Denar wrote:Well, you're ignoring the fact that brains have no say in their construction, for starters. You've defined your own point against yourself by implying that brains "want" these things.
Demanding that Free Will bootstrap itself into existence is just another impossible demand made upon it for no clear reason. I don't make that demand. Why would you? (aside: it seems like it'd be easier to regain your true love by the conditions laid out in Scarborough Fair than to think of a consistent universe that can contain what you call Free Will) Once you exist as a person, you're eligible to have free will (subject to impairment). Before you existed, you couldn't have it. In Short Circuit, Number 5 had free will after being struck by lightning, and not before then.
Free will is not conserved. It can be created or destroyed. Why would you think that Free Will should be eternal, without beginning or end?
Denar wrote:And you're ignoring that sub atomic particles do exist, and have imagined that "their sum is greater than their parts", and that this sum is "free will". It's a nice idea but it's not real - it's not there - like a chair.
You're rushing here, stringing together an irrelevant false statement with painted-stupid words you put into my mouth, and a nonsequitur into one sentence. Then a flat denial and another false statement. This does not come across to me as a serious effort to get at the truth. I don't know what's going on here. The kindest interpretation is simply that you're really confident so you're not willing to put much effort in. If you're putting in this little effort, posting on the subject at all is disrespectful.
But I'll respond anyway...
1) "you're ignoring that sub atomic particles do exist"
No, I don't. I don't need to do that, because it doesn't impact my definition of free will. I'm explaining compatibilism
and why your definition of free will is useless - why would subatomic particles make a difference? We are able to have free will because
they are at least partly deterministic (pure randomness would not enable the machinery of consciousness; we can survive some random noise).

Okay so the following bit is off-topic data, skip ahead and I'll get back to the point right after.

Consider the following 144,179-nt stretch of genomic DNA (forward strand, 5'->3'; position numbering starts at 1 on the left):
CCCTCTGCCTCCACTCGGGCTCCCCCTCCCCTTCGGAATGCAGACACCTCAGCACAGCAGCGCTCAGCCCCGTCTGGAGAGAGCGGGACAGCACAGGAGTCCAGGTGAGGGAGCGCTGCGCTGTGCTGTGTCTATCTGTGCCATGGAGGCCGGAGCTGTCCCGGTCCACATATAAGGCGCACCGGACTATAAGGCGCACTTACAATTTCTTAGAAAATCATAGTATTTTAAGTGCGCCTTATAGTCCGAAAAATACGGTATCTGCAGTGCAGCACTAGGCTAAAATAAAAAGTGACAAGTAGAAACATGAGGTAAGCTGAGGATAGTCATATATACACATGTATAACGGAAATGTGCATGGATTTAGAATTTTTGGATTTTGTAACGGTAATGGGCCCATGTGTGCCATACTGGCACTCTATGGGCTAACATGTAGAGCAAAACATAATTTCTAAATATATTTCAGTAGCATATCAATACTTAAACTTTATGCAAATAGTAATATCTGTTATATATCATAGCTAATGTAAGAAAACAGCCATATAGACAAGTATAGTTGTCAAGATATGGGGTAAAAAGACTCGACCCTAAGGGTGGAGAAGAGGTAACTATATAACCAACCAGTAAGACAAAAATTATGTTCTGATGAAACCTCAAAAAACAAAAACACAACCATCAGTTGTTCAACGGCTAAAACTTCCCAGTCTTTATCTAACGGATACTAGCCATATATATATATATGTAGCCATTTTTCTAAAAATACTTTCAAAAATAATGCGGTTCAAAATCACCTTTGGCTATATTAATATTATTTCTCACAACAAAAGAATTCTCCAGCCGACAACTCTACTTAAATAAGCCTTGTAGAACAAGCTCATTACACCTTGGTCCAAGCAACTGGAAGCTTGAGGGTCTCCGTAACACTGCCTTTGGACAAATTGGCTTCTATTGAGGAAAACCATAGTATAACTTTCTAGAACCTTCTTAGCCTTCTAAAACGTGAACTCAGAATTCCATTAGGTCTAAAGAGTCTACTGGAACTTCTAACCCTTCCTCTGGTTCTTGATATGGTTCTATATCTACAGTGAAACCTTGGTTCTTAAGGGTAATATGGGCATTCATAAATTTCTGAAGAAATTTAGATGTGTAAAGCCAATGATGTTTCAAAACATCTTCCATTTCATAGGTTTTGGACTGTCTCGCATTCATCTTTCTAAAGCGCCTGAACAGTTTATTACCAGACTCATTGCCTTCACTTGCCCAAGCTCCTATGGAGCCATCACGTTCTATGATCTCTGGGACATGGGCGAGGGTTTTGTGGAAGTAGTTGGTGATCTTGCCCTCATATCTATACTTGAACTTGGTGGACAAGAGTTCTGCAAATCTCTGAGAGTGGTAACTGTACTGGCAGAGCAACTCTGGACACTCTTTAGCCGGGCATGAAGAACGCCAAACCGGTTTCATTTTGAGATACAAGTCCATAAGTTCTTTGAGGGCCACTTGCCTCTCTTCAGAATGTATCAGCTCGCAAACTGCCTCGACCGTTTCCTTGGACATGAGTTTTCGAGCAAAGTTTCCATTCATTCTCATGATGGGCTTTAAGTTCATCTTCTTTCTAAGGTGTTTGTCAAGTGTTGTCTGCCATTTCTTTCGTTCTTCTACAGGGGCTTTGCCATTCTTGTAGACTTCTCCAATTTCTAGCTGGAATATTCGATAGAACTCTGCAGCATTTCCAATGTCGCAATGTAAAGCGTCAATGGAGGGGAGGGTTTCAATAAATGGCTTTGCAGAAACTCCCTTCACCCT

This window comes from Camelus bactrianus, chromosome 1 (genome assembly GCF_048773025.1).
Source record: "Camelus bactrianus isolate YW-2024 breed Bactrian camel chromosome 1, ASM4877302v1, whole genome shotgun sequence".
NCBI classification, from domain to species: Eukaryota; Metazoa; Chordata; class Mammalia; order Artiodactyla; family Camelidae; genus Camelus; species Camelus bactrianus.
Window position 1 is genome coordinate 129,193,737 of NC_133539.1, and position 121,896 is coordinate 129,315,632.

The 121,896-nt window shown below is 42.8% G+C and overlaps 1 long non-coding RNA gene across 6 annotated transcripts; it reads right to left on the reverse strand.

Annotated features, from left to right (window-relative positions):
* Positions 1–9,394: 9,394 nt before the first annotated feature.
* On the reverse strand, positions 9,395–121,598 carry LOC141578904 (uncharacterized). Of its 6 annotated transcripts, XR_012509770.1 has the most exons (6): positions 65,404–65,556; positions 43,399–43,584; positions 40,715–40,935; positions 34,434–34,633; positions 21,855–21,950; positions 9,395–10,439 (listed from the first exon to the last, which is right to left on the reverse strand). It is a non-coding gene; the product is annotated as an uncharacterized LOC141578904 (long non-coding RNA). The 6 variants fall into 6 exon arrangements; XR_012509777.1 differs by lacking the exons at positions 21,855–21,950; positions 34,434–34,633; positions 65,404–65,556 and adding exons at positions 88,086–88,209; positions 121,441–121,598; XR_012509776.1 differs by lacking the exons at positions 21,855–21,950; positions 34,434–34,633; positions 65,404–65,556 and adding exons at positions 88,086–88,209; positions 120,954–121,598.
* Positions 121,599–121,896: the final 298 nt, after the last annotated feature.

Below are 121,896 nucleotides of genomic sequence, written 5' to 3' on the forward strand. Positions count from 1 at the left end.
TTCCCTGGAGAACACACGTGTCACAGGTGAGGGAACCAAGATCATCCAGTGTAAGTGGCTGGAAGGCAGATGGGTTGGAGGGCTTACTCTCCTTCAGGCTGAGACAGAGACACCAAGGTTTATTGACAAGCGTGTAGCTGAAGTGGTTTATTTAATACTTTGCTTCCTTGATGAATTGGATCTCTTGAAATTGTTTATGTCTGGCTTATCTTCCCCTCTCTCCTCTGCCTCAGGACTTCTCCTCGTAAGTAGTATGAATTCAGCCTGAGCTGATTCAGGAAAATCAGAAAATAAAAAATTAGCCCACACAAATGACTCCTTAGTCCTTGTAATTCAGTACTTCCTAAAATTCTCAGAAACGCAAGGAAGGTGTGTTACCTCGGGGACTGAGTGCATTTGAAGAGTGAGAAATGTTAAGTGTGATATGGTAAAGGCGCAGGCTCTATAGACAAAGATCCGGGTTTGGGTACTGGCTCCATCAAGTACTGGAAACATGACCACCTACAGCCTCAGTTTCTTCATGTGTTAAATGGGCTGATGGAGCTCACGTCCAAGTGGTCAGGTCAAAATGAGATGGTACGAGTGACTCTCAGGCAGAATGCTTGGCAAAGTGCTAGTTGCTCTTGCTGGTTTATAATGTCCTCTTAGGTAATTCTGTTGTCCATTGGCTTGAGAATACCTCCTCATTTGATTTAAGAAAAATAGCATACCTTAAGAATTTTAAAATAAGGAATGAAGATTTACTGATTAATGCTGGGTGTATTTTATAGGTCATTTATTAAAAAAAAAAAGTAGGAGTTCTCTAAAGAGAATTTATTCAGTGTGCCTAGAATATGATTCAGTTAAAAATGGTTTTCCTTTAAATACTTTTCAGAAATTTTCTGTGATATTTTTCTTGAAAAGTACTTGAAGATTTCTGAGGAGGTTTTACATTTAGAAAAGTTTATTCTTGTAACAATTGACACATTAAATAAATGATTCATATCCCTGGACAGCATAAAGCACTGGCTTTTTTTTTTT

2) "have imagined that "their sum is greater than their parts", and that this sum is "free will"."
Do you have any freaking idea how much computation tiny amounts of matter are capable of? We are vastly
underperforming the potential of our constituent parts in those terms.
The sum does have some properties not possessed by the parts, but that's not logically fallacious at all. In fact, assuming that this cannot be so is the Fallacy of Division, applied in contrapositive.
3) "It's a nice idea but it's not real - it's not there - like a chair."
Yes, what I've described isn't what you call free will - nothing is or could be. I'm explaining why what I've described fits the term. What I've described is made of stuff - our brains. If chairs exist, then surely you'll grant that brains exist. And if you grant that, then you probably grant that brains have the properties I've described.
It seems a little bit like you're jumping from determinism to the idea that since there's one fixed outcome, causality loses meaning. If X causes Y, then Y was going to happen anyway, so why would you say that X caused Y? Mechanistic determinism isn't a bunch of windowless monads following preprogrammed dances. There's causal structure. And Free Will is a kind of causal structure, made of stuff.
arkerpay wrote:So if in real life any of you meet Denar and decide to punch him in the nose, Denar won't be upset at you. Denar will know that you didn't REALLY decide to punch him in the nose. The UNIVERSE decided to punch him in the nose.
Moreover, it was just an illusion of pain and an illusion of being punched in the first place, because only chairs are real!